Tuesday, October 26, 2010

No money in it

Okay, so this is basically a cheesy repost post, but on those terms it's good. This Gin and Tacos piece on the current fetish for budget-balancing gets at some excellent points.

What changes? What gets better? No one has been willing or able to explain what the benefits of "lower spending" will be, either in the real-world or abstract economics textbook sense. The Ron Johnsons of the world can't explain how their magical remedy will reduce unemployment. I mean, are there businesses in the U.S. right now that aren't able to hire because the Federal government spends too much money, especially bearing in mind that a vast portion of the private sector depends on government contracts? How will the balanced budget make up for, let alone stimulate, the drop in consumer demand that will result from kicking millions of people off of their current benefits (which would presumably be necessary) such as unemployment compensation, Social Security, and so on?

Stumping politicians like to point out that families have to draw up their budgets on the basis of money they have. True... ish. It doesn't take into account the role of credit that's become crucial in the age of stagnant or shrinking wages. And it really doesn't explain why it's better for family budgets to get even tighter. A big reason why the recovery has been so desperately slow to get here is the lack of money in the hands of those most likely to spend it.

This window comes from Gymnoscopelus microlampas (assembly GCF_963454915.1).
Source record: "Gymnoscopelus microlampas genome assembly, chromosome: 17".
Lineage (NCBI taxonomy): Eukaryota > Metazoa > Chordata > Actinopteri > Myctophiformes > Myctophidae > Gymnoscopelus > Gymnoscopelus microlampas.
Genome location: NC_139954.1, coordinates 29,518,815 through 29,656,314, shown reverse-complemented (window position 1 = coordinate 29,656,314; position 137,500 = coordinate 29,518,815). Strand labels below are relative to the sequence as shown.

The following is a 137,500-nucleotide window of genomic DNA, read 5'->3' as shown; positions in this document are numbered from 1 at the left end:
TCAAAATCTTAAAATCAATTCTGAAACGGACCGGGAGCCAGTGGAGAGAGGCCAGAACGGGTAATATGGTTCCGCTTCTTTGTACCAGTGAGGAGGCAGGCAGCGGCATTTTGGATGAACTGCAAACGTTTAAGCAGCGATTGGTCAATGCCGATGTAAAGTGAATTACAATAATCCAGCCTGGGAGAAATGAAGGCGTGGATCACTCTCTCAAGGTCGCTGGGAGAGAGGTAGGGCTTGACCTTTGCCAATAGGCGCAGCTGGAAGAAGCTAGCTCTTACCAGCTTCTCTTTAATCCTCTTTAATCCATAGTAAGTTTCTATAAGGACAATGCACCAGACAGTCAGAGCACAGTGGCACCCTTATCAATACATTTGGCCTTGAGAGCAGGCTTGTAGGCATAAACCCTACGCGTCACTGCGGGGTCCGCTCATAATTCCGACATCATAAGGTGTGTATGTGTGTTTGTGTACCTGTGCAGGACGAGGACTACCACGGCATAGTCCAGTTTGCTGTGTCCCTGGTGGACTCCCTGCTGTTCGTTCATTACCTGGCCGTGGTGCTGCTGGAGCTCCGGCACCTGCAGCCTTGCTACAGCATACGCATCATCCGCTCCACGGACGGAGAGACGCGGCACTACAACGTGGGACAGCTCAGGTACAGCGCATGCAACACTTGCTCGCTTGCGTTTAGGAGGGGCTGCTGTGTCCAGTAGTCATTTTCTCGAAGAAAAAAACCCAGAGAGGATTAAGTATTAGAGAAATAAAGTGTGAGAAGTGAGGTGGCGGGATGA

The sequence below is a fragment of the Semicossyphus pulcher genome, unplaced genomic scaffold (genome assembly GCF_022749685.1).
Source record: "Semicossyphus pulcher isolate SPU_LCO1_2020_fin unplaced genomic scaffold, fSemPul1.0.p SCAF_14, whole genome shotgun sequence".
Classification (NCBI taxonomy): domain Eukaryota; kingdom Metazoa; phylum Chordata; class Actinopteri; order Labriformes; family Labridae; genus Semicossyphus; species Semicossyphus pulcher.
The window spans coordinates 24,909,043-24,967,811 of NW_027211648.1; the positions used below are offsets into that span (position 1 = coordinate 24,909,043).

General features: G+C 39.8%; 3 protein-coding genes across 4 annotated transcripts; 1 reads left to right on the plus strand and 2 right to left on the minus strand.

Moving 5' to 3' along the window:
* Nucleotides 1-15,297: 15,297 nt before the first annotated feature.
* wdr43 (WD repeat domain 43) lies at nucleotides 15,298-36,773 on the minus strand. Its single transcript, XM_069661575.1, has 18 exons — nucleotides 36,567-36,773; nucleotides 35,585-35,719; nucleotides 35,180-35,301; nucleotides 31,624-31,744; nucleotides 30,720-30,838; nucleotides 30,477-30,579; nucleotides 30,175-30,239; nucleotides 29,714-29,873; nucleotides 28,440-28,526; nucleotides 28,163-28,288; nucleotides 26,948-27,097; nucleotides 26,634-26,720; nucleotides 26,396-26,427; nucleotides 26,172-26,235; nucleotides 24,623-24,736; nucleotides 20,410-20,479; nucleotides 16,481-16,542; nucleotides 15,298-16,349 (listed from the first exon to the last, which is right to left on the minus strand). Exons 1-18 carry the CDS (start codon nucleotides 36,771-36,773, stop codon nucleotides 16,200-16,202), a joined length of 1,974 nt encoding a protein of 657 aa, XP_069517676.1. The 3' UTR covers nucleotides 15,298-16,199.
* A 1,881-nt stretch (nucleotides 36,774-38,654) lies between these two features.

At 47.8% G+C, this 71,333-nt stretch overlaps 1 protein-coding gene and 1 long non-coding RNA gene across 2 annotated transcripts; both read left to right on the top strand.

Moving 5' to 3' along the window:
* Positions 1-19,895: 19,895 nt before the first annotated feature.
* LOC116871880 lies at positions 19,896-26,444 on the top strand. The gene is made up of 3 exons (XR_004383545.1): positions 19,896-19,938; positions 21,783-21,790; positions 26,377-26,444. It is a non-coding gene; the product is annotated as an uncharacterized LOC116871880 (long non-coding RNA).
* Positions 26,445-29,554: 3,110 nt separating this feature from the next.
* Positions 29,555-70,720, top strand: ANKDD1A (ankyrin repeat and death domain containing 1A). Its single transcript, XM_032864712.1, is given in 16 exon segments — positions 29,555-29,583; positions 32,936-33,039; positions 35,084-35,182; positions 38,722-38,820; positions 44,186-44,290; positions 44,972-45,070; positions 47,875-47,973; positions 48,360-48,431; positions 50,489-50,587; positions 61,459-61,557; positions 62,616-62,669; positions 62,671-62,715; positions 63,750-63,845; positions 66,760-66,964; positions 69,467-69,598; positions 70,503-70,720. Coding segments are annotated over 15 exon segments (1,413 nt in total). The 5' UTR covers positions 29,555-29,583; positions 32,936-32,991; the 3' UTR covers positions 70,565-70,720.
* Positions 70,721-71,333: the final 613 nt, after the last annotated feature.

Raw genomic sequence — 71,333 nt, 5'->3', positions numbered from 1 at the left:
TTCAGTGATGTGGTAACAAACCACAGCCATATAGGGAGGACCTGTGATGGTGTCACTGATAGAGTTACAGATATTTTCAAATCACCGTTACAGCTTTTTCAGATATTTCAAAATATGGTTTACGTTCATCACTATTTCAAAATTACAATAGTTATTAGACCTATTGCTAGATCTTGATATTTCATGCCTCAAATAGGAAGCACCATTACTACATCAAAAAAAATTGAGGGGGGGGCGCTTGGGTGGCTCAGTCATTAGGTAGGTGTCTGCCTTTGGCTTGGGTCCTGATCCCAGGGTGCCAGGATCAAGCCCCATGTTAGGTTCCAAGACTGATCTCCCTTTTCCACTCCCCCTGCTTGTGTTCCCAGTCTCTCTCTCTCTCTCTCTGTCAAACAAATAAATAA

susan said...

Yes, instead the money has been put directly into the pockets of those power mad narcissists who don't believe there's anyone on the earth but them. Loathsome hypocrites.

Ben said...

Oh yeah, if I get started on unearned wealth and how we're all supposed to tiptoe around it, I'll melt into the keyboard.